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Tuesday, 8 September 2015

UCI Amateur Road Champs, A Letter from Denmark!


UCI Amateur Road Race Camps 6 September 2015 Aalbourg, Denmark 2015 - 164k

Over 1200 competitors representing 48 countries broken down by age, there were 224 riders in mine which was the younger better looking 40-44 yrs young, Writes Jay Eastwood……….
It was always going to be a tricky start which was neutralised for the first 2k out of Aalborg City Centre due to the Traffic Islands, cobbles and curbed cycle lanes that needed to be jumped and dodged depending on your position in the road.
My jumping and dodging was going well until a not so attentive Mr Sweden swerved in front of me putting me on my GB Masters backside just at the point the flag was waved and the race started. Mine was one of about 4 spills at this point but that's racing.. Already dropped and with the race underway, I had lost around 2 minutes on the peloton which was in full swing, so for the next 10 miles or so the chase was on and and I eventually reached the tail. Having never been before, for some unknown reason I thought that Denmark was flat, however that could not be further from the truth. Hills and rolling terrain seem endless constantly being brushed by the relentless winds.
Just as I reached the peloton we hit the first climb which split the field 50/50. The Venge and I crawled through and then had to work hard again to make it to the front group which I eventually did but the effort had taken its toll, (on me not the Venge which worked perfectly on the Danish roads). The course, no matter how it rolled was never going to me my thing due to the distance which I'm more than happy to admit but I still wanted to give it 100% on the day. With crosswinds and another climb, 50 miles into the race the leaders pulled away with nothing I could do but watch. As the smaller groups settled in for a bit of Through & Off we closed the gap twice but the wind was always going to have the last word. Then came the steepest climb of the race which I was aware of as it led directly to our hotel. This was to be my final undoing and where I said goodby to our established group rejoining 3k later momentarily as we hit yet another climb - this time it really was all over.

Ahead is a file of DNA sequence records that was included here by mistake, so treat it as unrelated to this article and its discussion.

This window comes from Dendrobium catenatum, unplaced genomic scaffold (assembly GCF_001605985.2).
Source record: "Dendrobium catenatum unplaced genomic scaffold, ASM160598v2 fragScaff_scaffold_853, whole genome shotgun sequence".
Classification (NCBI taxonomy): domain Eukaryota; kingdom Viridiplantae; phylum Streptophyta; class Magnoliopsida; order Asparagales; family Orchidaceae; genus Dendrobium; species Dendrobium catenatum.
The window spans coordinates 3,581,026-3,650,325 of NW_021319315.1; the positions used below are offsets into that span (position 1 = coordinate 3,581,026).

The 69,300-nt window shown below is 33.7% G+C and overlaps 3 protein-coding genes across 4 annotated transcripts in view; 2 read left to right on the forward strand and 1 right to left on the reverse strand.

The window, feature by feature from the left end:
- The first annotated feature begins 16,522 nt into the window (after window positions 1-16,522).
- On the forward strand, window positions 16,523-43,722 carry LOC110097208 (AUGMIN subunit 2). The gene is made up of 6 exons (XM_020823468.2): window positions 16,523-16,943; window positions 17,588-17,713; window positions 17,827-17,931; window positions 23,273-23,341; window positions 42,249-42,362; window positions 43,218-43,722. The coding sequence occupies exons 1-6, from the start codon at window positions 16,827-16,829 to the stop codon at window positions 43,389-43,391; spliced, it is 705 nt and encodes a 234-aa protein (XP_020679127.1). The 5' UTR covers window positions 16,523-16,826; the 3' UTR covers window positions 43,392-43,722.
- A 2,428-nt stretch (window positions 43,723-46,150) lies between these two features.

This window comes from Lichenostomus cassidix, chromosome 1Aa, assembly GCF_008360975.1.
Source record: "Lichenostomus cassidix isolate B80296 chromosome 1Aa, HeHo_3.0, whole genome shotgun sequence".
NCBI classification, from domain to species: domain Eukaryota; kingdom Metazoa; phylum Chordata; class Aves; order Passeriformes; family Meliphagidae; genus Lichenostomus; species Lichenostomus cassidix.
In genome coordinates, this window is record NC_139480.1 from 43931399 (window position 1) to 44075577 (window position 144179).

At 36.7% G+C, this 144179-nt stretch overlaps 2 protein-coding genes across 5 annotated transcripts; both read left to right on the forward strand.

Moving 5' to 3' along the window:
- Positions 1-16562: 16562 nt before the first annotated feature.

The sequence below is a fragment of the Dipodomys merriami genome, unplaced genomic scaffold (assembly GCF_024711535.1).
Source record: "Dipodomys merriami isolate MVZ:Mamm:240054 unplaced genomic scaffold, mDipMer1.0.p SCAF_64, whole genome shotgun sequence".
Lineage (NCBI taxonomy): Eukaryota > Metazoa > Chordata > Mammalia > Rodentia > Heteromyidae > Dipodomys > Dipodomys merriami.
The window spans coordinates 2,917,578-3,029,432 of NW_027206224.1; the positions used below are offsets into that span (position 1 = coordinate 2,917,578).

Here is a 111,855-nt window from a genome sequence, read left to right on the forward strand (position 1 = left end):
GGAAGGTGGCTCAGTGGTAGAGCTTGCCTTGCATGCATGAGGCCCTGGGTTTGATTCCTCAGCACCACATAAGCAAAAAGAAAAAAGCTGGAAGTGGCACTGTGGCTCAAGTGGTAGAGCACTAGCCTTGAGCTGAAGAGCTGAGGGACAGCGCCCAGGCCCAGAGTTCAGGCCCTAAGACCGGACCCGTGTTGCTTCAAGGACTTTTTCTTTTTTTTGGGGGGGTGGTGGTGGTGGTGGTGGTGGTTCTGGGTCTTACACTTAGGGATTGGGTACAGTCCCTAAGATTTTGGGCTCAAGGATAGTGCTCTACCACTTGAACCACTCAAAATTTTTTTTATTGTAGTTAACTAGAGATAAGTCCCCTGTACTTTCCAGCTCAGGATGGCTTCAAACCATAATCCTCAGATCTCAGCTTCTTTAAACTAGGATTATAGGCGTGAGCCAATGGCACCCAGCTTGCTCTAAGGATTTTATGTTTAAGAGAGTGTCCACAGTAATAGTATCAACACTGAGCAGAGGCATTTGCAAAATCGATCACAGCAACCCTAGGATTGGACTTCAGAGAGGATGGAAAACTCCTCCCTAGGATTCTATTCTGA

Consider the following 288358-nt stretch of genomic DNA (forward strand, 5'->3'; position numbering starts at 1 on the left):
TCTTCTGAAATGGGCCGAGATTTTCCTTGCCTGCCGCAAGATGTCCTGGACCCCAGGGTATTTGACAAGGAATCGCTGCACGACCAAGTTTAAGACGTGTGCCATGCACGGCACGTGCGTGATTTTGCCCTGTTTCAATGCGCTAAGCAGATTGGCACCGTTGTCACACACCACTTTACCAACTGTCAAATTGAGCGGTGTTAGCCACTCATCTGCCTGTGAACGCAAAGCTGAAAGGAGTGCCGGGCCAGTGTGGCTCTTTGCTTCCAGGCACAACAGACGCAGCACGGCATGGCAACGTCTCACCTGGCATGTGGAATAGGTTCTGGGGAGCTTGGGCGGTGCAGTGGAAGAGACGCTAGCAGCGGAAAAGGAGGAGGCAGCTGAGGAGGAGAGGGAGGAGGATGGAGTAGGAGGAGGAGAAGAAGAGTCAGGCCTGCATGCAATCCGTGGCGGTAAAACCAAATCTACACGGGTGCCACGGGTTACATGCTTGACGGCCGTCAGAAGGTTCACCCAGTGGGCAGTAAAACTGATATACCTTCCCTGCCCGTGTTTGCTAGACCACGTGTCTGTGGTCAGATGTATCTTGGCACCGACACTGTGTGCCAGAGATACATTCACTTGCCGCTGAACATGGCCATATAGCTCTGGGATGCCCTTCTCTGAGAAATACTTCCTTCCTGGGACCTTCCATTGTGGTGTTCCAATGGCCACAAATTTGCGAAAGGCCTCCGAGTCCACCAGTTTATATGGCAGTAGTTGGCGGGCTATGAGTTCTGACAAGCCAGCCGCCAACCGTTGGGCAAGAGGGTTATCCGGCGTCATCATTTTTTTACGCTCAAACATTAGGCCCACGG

I settled into a rhythm and with the same Mr Sweden that had taken me off at the start we worked away until he fell away with 20k to go (shame) and so it was a solo ride home from there.
I finished 87th out of the 224 starters in my group which is a long way off 1st but I'm more than happy with 100% effort and a 36km/h average for the 164k (Did I mention it was hilly and windy?)
With the course tough as it was, I would say without hesitation that whomever is wearing the Gold Medal and Rainbow Stripes this evening, no matter their age or nationality is a deserved winner.
Sport and cycling in particular is a great medium and a holds a universal language in its own right. The conversations albeit in broken English at times are no different to those I would have if riding with friends at home, nice bike, how has your season been, thanks for knocking me off Mr Sweden.. Ok, maybe not every conversation.
The cycling community is also a very generous and I would like to thank Bill Temple for his support with not just this race but the many others that have taken place before it as well as the entire Primera team from Ross's 'little' digs when I don't perform to Steve and Jay who are two of the best mechanics I have ever met. Thank you for the numerous messages I received from friends and Primera customers and of course my wife for letting me go. Finally, a massive thank you to Carrie Gault for the loan of my soigneur for the week Jason Gault, who after he kindly let me drive all but 50 miles of the 941 miles to Denmark offered unquestioned support throughout, without which the last week would of been difficult to say the least and not just because he had a Sat Nav!

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